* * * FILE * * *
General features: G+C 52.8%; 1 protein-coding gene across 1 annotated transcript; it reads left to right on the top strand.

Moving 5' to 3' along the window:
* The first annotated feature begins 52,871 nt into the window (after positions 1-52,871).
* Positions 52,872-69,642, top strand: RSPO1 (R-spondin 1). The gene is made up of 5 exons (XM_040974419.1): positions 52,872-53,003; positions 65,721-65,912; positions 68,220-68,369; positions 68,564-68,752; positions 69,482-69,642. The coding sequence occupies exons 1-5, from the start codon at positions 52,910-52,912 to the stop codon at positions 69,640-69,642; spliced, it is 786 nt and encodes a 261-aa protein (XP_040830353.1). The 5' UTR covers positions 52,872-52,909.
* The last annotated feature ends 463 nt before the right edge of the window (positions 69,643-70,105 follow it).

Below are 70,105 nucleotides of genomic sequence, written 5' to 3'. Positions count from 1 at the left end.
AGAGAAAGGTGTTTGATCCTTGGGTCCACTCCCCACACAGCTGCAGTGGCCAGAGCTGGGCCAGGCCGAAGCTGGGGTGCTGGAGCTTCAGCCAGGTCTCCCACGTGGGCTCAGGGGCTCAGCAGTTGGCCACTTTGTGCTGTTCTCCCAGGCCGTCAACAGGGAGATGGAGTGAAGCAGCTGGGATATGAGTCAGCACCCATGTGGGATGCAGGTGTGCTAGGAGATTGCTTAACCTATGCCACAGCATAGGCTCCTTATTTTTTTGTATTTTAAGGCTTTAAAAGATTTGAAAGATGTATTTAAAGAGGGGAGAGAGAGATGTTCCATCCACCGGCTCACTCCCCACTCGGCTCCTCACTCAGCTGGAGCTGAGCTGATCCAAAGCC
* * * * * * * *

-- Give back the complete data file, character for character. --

General features: G+C 52.8%; 1 protein-coding gene across 1 annotated transcript; it reads left to right on the top strand.

Moving 5' to 3' along the window:
* The first annotated feature begins 52,871 nt into the window (after positions 1-52,871).
* Positions 52,872-69,642, top strand: RSPO1 (R-spondin 1). The gene is made up of 5 exons (XM_040974419.1): positions 52,872-53,003; positions 65,721-65,912; positions 68,220-68,369; positions 68,564-68,752; positions 69,482-69,642. The coding sequence occupies exons 1-5, from the start codon at positions 52,910-52,912 to the stop codon at positions 69,640-69,642; spliced, it is 786 nt and encodes a 261-aa protein (XP_040830353.1). The 5' UTR covers positions 52,872-52,909.
* The last annotated feature ends 463 nt before the right edge of the window (positions 69,643-70,105 follow it).

Below are 70,105 nucleotides of genomic sequence, written 5' to 3'. Positions count from 1 at the left end.
AGAGAAAGGTGTTTGATCCTTGGGTCCACTCCCCACACAGCTGCAGTGGCCAGAGCTGGGCCAGGCCGAAGCTGGGGTGCTGGAGCTTCAGCCAGGTCTCCCACGTGGGCTCAGGGGCTCAGCAGTTGGCCACTTTGTGCTGTTCTCCCAGGCCGTCAACAGGGAGATGGAGTGAAGCAGCTGGGATATGAGTCAGCACCCATGTGGGATGCAGGTGTGCTAGGAGATTGCTTAACCTATGCCACAGCATAGGCTCCTTATTTTTTTGTATTTTAAGGCTTTAAAAGATTTGAAAGATGTATTTAAAGAGGGGAGAGAGAGATGTTCCATCCACCGGCTCACTCCCCACTCGGCTCCTCACTCAGCTGGAGCTGAGCTGATCCAAAGCC